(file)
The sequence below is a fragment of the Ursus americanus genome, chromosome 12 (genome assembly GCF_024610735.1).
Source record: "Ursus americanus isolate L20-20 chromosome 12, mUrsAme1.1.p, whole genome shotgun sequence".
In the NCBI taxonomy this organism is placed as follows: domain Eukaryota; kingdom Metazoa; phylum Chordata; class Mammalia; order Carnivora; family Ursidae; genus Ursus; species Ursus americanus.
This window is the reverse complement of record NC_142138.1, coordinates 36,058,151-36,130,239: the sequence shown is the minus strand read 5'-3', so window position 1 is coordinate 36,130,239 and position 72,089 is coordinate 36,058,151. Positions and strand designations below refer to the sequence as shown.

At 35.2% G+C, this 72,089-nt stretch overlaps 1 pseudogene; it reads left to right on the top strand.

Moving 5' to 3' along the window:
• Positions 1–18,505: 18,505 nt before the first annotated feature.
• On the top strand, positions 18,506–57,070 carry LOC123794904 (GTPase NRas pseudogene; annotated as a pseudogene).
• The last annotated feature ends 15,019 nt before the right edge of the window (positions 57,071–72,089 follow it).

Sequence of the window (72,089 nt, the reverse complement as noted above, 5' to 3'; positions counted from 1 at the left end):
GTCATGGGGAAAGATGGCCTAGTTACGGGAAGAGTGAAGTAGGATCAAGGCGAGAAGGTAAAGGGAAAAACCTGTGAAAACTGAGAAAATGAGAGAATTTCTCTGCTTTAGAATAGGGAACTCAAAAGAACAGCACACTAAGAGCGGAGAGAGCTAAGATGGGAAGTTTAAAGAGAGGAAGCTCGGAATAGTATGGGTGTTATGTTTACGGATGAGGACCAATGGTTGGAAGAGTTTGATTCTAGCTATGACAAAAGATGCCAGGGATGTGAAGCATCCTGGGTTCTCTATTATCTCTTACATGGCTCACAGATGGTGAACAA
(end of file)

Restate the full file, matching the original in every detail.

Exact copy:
The sequence below is a fragment of the Ursus americanus genome, chromosome 12 (genome assembly GCF_024610735.1).
Source record: "Ursus americanus isolate L20-20 chromosome 12, mUrsAme1.1.p, whole genome shotgun sequence".
In the NCBI taxonomy this organism is placed as follows: domain Eukaryota; kingdom Metazoa; phylum Chordata; class Mammalia; order Carnivora; family Ursidae; genus Ursus; species Ursus americanus.
This window is the reverse complement of record NC_142138.1, coordinates 36,058,151-36,130,239: the sequence shown is the minus strand read 5'-3', so window position 1 is coordinate 36,130,239 and position 72,089 is coordinate 36,058,151. Positions and strand designations below refer to the sequence as shown.

At 35.2% G+C, this 72,089-nt stretch overlaps 1 pseudogene; it reads left to right on the top strand.

Moving 5' to 3' along the window:
• Positions 1–18,505: 18,505 nt before the first annotated feature.
• On the top strand, positions 18,506–57,070 carry LOC123794904 (GTPase NRas pseudogene; annotated as a pseudogene).
• The last annotated feature ends 15,019 nt before the right edge of the window (positions 57,071–72,089 follow it).

Sequence of the window (72,089 nt, the reverse complement as noted above, 5' to 3'; positions counted from 1 at the left end):
GTCATGGGGAAAGATGGCCTAGTTACGGGAAGAGTGAAGTAGGATCAAGGCGAGAAGGTAAAGGGAAAAACCTGTGAAAACTGAGAAAATGAGAGAATTTCTCTGCTTTAGAATAGGGAACTCAAAAGAACAGCACACTAAGAGCGGAGAGAGCTAAGATGGGAAGTTTAAAGAGAGGAAGCTCGGAATAGTATGGGTGTTATGTTTACGGATGAGGACCAATGGTTGGAAGAGTTTGATTCTAGCTATGACAAAAGATGCCAGGGATGTGAAGCATCCTGGGTTCTCTATTATCTCTTACATGGCTCACAGATGGTGAACAA